It's clear from section 1 that the people we're helping, the recipients of aid, need a voice, and need some power to help themselves develop. The paragraph above outlines the fact that Professor Nicodemus Tedla reminded me of; that aid is rarely given without the donor's interest at heart. And that, along with poor forethought and lack of systematic, deep thinking, is something that often reduces the effectiveness of aid and charity. I have an innovative yet simple idea that could potentially change all these issues. But regardless of whether or not that could ever take off, systematic, systems based evaluation is necessary to ensure our efforts to help others goes the furthest.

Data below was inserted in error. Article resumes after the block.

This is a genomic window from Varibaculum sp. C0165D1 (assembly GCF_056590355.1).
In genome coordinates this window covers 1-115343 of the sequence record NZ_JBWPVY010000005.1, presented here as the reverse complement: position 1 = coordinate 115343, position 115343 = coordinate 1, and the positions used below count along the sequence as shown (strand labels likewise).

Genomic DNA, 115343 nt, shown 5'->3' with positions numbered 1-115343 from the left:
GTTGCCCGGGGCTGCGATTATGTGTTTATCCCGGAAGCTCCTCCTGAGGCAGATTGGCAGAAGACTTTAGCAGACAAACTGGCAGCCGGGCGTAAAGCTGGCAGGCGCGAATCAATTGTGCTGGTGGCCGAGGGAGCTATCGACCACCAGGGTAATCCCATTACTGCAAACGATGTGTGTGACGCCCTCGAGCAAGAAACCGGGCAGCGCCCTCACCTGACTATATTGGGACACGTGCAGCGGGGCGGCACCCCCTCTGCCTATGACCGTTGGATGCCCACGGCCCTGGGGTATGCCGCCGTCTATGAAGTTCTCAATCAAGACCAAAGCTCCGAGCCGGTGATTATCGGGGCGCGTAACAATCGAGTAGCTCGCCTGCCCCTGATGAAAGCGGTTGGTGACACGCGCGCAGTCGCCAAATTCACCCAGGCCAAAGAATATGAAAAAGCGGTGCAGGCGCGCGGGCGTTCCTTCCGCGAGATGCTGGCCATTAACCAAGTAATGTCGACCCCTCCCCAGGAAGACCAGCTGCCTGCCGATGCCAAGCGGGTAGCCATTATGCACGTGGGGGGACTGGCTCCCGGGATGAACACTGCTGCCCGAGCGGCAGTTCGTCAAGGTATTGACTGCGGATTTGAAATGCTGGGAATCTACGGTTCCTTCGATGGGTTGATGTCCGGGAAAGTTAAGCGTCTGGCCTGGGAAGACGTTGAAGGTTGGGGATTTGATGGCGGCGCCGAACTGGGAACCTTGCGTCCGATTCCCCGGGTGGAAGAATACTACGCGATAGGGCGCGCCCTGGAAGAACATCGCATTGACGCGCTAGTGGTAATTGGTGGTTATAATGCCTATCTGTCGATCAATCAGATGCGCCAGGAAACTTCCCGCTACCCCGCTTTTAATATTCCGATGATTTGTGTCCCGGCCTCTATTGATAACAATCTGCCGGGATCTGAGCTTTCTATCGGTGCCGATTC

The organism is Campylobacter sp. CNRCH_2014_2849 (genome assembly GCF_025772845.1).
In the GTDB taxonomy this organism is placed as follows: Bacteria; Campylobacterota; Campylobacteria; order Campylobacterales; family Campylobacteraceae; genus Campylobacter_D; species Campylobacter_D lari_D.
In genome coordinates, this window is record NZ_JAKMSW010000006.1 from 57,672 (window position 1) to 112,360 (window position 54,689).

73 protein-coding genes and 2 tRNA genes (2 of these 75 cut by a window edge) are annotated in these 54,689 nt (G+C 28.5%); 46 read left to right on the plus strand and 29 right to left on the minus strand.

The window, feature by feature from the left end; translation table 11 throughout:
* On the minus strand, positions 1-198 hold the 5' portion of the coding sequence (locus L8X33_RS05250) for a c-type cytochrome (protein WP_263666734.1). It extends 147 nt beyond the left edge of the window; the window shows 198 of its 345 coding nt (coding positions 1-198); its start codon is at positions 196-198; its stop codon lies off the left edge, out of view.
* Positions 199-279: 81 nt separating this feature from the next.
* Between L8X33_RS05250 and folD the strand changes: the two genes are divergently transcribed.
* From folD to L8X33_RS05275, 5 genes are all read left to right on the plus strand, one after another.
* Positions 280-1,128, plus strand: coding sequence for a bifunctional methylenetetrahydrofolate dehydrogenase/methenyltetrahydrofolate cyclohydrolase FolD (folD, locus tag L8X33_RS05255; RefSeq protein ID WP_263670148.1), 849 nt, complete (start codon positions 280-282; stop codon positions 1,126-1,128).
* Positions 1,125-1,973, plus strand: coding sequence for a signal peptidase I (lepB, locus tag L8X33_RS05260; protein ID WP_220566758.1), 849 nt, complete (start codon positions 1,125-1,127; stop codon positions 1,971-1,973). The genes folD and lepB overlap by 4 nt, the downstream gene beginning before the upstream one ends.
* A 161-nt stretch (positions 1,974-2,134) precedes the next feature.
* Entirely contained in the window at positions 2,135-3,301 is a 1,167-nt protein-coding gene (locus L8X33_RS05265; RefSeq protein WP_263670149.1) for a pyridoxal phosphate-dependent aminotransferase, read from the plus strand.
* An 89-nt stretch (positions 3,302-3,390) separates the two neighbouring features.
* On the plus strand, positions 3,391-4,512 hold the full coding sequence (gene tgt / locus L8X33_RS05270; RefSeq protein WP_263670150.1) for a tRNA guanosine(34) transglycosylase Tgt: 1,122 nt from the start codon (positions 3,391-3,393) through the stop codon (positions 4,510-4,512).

My Idea. A Place Where People Can Tell Us What They Need.


My solution that promises to give nations and people a voice,  is simple, but could be a gamechanger. What if we created a universal platform for developing countries, and developing regions to outline, highlight and dictate their needs, rather than have it dictated to them. This platform is simple. Governments and registered NGOs can put forward and highlight issues in a nation that need resolution, that aid organisations, governments and possibly even private enterprises and investors, can come in and help deliver. 

Collecting Data And Finding Problem Points Through This